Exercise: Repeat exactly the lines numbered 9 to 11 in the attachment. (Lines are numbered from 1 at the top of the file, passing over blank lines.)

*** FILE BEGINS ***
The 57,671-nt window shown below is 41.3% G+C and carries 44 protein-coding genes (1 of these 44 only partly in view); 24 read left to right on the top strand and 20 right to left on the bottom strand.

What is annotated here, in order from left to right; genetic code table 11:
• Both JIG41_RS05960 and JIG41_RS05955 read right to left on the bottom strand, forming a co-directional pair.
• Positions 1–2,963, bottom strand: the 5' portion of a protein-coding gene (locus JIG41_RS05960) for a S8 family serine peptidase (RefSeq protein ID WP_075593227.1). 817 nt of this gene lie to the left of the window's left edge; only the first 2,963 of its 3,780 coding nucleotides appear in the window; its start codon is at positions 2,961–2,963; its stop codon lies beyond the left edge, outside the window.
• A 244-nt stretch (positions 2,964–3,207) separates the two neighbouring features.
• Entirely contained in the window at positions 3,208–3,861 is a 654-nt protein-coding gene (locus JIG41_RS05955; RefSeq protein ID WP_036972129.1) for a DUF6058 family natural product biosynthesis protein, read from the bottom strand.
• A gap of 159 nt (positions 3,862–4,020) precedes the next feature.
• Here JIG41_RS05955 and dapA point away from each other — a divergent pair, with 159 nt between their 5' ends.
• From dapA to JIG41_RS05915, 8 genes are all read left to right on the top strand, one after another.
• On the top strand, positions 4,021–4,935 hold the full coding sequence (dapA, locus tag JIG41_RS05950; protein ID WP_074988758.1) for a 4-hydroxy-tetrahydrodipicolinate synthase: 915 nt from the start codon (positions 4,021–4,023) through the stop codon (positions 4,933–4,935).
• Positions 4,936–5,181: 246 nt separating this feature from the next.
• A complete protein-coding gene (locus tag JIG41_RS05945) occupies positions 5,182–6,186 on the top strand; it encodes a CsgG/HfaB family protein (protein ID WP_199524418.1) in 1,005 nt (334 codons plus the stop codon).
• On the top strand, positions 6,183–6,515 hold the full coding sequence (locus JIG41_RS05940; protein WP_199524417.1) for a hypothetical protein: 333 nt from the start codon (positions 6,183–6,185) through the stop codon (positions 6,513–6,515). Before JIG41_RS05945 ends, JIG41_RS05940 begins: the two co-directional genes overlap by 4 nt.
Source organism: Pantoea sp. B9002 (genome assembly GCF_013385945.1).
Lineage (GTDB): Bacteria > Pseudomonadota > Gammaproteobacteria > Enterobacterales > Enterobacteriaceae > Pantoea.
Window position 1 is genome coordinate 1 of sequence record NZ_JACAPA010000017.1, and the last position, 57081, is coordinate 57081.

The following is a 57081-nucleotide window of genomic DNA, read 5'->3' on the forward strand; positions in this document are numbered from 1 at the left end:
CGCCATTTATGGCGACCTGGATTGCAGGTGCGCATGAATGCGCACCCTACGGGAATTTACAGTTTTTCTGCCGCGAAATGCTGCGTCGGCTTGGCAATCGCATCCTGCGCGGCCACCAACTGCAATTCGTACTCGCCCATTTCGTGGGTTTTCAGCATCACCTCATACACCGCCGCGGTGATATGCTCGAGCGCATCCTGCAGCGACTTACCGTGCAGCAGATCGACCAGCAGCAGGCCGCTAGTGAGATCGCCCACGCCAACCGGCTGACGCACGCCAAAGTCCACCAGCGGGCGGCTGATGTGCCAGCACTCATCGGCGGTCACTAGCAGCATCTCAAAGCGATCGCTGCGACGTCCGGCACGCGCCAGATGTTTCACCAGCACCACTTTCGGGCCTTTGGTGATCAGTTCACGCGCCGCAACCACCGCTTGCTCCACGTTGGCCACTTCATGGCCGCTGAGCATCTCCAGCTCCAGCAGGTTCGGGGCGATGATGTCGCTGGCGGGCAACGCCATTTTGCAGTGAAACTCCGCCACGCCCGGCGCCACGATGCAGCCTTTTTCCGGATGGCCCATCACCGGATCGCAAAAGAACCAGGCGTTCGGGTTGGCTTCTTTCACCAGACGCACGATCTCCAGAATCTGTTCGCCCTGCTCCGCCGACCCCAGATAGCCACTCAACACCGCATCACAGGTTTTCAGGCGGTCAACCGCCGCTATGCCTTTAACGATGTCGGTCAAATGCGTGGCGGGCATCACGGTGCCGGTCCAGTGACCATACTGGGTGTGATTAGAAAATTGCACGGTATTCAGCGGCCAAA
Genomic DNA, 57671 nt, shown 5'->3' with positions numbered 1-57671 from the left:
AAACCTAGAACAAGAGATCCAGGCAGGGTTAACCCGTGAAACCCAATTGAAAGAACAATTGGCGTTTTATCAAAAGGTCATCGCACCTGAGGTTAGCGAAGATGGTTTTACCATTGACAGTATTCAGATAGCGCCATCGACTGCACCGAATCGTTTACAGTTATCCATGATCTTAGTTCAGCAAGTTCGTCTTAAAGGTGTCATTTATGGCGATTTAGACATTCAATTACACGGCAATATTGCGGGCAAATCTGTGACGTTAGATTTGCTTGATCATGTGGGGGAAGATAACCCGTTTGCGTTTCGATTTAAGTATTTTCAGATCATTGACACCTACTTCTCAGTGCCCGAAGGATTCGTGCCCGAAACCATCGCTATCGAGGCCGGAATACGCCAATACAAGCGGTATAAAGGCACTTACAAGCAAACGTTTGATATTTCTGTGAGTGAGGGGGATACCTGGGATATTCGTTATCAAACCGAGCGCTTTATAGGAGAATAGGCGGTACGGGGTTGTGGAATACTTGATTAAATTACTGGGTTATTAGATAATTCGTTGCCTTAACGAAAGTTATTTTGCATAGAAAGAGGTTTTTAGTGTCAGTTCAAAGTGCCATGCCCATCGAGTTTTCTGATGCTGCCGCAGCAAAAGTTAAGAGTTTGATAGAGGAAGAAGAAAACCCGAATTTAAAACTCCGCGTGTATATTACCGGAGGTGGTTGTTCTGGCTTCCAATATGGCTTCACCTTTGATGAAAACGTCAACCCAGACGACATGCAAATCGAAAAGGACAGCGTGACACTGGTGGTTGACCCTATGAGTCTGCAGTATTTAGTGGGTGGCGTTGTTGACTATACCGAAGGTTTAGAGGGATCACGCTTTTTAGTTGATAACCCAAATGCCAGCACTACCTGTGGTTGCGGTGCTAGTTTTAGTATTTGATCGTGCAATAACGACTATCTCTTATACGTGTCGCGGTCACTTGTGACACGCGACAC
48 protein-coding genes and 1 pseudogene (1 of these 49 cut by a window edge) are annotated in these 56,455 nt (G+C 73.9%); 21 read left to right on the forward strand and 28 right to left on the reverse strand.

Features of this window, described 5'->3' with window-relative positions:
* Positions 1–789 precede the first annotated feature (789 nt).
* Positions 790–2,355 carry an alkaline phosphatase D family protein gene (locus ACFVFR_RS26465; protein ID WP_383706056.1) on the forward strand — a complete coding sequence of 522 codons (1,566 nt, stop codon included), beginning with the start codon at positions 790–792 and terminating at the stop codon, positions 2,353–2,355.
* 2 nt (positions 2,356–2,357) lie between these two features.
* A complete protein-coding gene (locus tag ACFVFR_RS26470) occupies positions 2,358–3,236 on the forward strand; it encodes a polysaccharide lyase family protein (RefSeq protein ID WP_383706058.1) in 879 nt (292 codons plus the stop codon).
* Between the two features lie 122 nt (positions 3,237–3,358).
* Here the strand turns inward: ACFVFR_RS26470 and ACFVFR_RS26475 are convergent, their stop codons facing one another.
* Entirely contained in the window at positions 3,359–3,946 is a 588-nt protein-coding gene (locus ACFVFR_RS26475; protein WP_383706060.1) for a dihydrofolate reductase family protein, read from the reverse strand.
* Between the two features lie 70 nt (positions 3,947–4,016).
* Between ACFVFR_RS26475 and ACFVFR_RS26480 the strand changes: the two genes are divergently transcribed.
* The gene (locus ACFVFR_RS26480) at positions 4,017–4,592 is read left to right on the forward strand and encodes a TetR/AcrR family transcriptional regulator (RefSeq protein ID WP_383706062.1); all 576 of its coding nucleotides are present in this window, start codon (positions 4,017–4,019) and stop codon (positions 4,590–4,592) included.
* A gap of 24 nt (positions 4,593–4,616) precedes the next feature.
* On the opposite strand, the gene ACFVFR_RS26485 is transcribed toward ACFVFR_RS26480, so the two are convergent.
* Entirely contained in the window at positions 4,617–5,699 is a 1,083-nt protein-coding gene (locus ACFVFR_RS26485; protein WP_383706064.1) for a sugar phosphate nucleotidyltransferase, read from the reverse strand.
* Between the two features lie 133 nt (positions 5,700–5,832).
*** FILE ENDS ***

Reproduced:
• From dapA to JIG41_RS05915, 8 genes are all read left to right on the top strand, one after another.
• On the top strand, positions 4,021–4,935 hold the full coding sequence (dapA, locus tag JIG41_RS05950; protein ID WP_074988758.1) for a 4-hydroxy-tetrahydrodipicolinate synthase: 915 nt from the start codon (positions 4,021–4,023) through the stop codon (positions 4,933–4,935).
• Positions 4,936–5,181: 246 nt separating this feature from the next.